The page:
For a long time the moulding of stucco was considered a mere craft rather than an artistic endeavour comparable to the sculpting of marble, of which it often seemed to be an imitation. In Sicily this misunderstanding was definitely debunked thanks to the artistic excellence of Giacomo Serpotta and his workshop, where many sculptors of the 18th century actually trained. The stucco sculptures were made by first preparing clay models which were then used to make a plaster cast. A mixture of plaster, fish glue, marble powder, quick lime and curdled milk was then poured into the cast. The finished work, of the purest white and extremely hard, very closely resembling marble, was then wax-polished or painted with golden pigments. Serpotta introduced the innovation of adding marble powder to the mixture which made the surfaces of his amazing figures shinier and thus more vibrant under the light.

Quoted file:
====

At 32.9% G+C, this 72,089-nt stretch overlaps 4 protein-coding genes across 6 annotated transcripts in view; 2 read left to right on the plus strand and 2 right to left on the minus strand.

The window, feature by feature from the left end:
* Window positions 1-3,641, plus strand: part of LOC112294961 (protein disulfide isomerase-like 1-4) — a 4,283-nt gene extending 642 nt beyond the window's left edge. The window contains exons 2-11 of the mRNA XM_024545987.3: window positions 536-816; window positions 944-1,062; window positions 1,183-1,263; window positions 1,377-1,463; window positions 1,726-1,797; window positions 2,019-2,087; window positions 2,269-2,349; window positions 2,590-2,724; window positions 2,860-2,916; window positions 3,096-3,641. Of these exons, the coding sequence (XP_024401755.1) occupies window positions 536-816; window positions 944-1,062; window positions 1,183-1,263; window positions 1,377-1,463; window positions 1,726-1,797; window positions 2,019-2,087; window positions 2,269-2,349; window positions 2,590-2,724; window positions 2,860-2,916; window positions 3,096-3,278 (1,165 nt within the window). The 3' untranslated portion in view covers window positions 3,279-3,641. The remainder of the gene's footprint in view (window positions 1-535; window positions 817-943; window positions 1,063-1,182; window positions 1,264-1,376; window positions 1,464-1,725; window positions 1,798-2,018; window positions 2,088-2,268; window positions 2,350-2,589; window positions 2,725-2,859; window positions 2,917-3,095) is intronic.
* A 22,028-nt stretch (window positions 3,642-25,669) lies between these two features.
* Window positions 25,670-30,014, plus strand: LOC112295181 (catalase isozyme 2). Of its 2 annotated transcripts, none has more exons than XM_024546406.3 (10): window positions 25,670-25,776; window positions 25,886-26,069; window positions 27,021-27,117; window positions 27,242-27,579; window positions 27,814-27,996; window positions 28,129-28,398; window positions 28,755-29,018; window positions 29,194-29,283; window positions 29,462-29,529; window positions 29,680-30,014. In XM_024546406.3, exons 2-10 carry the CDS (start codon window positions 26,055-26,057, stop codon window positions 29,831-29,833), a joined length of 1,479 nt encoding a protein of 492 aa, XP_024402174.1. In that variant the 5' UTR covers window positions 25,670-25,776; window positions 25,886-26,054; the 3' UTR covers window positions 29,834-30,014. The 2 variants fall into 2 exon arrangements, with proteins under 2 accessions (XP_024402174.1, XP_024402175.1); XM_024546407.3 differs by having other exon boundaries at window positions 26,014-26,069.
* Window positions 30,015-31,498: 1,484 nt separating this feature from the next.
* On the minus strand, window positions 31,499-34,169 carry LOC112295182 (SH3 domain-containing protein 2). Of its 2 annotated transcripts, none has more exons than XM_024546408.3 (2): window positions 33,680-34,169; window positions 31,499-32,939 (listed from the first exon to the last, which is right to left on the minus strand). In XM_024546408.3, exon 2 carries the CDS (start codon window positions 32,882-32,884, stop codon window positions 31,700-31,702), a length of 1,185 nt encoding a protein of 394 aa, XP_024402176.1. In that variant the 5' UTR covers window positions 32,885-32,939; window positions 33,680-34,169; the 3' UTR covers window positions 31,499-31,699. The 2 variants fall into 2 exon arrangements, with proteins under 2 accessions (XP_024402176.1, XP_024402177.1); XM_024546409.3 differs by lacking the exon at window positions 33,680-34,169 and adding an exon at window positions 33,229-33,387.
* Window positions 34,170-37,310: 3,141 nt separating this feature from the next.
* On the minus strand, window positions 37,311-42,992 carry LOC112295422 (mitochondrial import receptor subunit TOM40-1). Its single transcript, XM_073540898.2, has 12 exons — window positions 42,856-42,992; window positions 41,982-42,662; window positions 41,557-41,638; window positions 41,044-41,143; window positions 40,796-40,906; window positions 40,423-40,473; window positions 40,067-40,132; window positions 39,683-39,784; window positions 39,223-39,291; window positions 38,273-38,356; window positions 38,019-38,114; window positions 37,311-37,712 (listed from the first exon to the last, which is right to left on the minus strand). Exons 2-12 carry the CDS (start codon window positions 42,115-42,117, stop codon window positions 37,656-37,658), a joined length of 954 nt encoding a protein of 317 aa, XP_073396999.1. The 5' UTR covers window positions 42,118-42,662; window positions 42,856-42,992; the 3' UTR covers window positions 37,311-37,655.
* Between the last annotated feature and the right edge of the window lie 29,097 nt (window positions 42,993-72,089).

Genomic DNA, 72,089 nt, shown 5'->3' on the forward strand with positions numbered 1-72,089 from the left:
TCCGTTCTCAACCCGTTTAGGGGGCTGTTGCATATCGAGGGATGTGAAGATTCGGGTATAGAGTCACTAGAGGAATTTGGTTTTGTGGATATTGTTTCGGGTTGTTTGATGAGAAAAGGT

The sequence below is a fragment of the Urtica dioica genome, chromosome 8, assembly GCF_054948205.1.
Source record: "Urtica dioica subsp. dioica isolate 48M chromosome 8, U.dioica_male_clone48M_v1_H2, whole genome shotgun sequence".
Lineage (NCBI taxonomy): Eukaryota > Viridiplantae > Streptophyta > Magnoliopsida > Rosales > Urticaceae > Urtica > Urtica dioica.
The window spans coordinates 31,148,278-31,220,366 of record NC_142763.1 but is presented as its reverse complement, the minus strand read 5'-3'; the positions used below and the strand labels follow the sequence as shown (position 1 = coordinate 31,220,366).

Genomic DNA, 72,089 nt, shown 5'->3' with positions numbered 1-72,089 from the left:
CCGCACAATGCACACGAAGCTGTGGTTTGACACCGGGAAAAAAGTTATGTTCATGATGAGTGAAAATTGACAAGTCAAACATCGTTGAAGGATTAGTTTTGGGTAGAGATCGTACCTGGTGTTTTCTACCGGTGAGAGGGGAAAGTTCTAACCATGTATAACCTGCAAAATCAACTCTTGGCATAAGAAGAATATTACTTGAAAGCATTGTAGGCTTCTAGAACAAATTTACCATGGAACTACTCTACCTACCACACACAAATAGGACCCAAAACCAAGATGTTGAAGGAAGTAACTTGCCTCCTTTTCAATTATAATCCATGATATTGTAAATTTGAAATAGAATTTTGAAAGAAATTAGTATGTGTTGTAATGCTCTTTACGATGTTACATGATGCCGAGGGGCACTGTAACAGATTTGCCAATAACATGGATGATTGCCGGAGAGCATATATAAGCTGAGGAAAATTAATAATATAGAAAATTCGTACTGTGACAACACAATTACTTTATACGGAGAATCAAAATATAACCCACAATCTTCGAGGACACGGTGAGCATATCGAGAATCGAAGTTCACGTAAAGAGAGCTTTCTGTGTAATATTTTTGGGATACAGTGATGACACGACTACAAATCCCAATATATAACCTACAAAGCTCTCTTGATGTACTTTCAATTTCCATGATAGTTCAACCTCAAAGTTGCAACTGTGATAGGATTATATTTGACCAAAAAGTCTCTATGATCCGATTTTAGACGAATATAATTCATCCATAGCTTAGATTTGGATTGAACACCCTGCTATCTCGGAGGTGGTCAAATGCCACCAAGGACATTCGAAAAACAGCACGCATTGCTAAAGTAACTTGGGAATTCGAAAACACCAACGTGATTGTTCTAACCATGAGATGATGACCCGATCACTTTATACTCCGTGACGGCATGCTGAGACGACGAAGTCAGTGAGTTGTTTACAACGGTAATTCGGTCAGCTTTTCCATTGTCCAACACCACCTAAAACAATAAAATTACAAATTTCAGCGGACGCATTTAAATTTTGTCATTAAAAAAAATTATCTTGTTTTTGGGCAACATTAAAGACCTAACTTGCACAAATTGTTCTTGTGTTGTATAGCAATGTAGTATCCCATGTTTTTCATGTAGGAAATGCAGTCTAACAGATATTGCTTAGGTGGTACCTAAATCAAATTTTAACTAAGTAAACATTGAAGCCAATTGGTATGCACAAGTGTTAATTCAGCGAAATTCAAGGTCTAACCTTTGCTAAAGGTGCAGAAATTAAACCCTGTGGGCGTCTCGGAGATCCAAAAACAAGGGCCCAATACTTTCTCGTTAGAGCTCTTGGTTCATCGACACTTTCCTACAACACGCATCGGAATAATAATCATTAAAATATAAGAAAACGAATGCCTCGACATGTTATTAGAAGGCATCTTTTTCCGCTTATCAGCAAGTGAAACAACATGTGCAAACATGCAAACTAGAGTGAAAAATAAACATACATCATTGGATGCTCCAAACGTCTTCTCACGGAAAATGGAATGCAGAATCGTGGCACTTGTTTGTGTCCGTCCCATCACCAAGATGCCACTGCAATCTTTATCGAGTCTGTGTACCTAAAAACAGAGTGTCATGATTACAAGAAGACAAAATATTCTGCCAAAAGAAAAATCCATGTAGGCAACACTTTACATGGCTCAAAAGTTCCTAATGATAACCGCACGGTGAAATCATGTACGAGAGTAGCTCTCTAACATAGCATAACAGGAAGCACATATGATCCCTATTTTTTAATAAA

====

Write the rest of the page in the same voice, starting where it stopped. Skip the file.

This head, despite not displaying the expressive intensity of those crafted by Serpotta himself, does nevertheless reveal the main characteristics of the school: the presentation of the multiple facets of reality through images of children. The frowning expression, the dishevelled hair, the lips parted in a restrained yet determined utterance are in this case a way of describing an adult world with a very strong character, as was the case with Serpotta's very complex works, capable of creating a very lively space filled with constant motion, shaped around dramatic and intimate narratives, yet often also displaying a playful and fantastic élan.